Vaccines and their widespread usage are hugely important not only here in the United States, but all throughout the world as a whole. As a matter of fact, vaccines have not only improved overall quality of life, but mortality rates as well, saving as many as two and half million lives over the course of a single year. Many vaccinations have been developed, all with the express purpose of preventing diseases that once wreaked havoc on populations all throughout the world, throughout the course of centuries.
In fact, some diseases have been completely eradicated in places where the vaccinations are widespread throughout the population, such as here in the United States. Take polio, for example, for which an effective vaccination has been developed and administered to more than 93% of all toddlers – those children who fall between the ages of 19 months and 35 months – here in the United States. Thanks to the high vaccination rate, polio is no longer the feared disease that it once was, at least here in the United States (though polio still continues to be a dangerous force in a number of other parts of this world).
Vaccinations against the measles have also helped to improve childhood mortality rates, lowering significantly, the number of deaths seen in the population of children all throughout the country. Back in the year of 2000, more than half of a million people died from measles here in the United States alone. By the time that we had reached the year of 2014, a mere 14 years later, less than 200,000 people died of the measles in the United States. This marks a more than 75% drop in measles related deaths here in the United States alone, a drop that has only continued to be more present than ever in the years that have followed since that year of 2014.
And while we all know the importance of vaccinations early in childhood, vaccinations even in adulthood can be hugely important and even lifesaving. Take, for instance, the flu vaccine. Though many people misunderstand the flu vaccine and simply don’t get it because they think, because it is not 100% effective, that it’s not worth getting it at all, the flu can be a nasty illness and having some protection against it is certainly far better than having none at all. In addition to this, getting the flu if you have been vaccinated against it will mean that you suffer from a less severe form of the flu than you otherwise would have, subsequently lowering your chances of developing serious complications as a result of it.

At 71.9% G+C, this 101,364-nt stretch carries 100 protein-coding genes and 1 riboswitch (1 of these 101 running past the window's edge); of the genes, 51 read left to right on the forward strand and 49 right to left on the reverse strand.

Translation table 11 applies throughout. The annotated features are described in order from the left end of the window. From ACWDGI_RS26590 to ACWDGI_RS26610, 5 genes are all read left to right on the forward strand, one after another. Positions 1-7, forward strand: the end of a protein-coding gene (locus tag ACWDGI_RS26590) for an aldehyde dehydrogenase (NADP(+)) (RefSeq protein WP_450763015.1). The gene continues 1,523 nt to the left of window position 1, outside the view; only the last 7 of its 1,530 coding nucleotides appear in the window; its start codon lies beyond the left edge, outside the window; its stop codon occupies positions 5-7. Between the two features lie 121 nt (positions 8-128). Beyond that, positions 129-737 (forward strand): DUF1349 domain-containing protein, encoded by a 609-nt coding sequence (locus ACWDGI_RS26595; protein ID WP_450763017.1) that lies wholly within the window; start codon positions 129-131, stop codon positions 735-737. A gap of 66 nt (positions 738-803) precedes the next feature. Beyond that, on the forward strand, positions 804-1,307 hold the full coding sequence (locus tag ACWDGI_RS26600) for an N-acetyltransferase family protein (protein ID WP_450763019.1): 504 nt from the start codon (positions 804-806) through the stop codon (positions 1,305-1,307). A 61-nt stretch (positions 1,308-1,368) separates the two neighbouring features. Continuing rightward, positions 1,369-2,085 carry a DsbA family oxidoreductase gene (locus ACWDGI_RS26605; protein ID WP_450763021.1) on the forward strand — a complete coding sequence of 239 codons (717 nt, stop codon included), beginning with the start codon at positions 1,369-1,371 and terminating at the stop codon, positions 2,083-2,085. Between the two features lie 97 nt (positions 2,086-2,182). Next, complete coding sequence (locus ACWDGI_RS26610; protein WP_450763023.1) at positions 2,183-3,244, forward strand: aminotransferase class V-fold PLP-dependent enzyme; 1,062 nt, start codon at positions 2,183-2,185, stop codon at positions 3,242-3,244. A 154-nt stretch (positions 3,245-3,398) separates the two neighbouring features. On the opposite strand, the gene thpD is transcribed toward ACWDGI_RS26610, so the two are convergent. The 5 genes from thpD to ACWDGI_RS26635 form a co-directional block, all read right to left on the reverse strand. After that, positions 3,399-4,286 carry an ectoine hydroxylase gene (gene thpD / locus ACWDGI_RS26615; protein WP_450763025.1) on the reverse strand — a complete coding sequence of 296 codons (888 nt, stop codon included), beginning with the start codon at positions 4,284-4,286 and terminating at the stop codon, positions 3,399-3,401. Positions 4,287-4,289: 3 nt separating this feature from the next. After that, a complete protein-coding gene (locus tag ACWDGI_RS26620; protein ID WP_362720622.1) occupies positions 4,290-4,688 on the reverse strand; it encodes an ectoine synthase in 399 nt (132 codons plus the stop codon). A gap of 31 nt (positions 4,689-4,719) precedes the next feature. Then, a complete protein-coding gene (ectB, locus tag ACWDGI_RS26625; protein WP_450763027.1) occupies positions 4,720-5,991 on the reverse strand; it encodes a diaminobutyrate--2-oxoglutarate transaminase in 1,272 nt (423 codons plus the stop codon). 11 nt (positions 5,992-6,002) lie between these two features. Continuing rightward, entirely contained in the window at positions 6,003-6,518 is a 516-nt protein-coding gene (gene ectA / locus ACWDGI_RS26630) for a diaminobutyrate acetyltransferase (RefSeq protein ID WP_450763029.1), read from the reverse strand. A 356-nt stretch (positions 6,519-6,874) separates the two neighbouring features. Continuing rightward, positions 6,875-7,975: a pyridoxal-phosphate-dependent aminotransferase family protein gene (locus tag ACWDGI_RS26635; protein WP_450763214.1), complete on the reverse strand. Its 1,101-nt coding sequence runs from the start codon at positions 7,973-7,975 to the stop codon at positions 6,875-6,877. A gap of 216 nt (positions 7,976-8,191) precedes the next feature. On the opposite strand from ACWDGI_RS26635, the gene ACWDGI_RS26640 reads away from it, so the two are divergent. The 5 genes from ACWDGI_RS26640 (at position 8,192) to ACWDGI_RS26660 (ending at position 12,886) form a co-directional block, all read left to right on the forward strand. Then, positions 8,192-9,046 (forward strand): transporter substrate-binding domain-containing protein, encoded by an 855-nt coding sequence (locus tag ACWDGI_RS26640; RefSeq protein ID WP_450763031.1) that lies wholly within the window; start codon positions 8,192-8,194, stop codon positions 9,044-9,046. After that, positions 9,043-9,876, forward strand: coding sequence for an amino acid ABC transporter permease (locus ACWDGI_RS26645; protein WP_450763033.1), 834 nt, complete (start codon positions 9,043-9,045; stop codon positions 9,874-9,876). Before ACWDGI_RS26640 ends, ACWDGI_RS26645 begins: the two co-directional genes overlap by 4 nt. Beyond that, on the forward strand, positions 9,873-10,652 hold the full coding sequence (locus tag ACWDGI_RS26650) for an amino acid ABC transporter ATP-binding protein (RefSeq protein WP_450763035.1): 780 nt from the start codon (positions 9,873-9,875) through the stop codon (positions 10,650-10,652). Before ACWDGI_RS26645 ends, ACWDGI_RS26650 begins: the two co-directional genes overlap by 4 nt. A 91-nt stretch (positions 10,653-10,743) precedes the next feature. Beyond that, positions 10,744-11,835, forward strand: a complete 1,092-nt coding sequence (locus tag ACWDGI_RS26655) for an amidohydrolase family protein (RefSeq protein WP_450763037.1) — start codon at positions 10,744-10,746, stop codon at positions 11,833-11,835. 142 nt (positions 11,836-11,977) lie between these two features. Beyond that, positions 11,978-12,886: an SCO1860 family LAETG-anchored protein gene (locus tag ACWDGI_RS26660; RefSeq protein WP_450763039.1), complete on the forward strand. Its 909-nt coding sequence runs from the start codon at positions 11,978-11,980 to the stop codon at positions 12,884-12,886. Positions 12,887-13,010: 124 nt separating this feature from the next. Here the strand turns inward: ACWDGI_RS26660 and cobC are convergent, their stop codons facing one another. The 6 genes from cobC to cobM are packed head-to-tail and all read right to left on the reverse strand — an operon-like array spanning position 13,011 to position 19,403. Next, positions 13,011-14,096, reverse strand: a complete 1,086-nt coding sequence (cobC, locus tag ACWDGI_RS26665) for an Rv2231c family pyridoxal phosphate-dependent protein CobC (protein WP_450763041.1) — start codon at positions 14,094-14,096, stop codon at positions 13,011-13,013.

And these complications are certainly to be taken seriously. Since the year of 2010, nearly a million people have been hospitalized for complications from the flu here in the United States alone, developing much more serious conditions like pneumonia or even sepsis, both of which can prove to be life threatening. And close to 100,000 people have died of the flu in this same span of time.
Of course, part of what has made vaccines so widely accessible here in the United States is proper vaccine storage, such as in a medical refrigerator freezer or special vaccine storage refrigerators. The medical refrigerator freezer has allowed for the long term storage of vaccinations, and this medical refrigerator freezer even comes in a wide variety of sizes, such as in the form of the undercounter lab refrigerator and the like. However, keeping this medical refrigerator freezer at the right temperature is very crucial to the continued function of any given medical refrigerator freezer.
Typically, the average scientific freezer or medical refrigerator freezer should not exceed a temperature of 5 degrees Fahrenheit – but should also not dip below a temperature of -58 degrees Fahrenheit. The laboratory refrigerator, on the other hand, should ideally be kept at a temperature of 40 degrees Fahrenheit, with little vacillation in any given direction in order to keep the vaccinations inside in the best possible condition.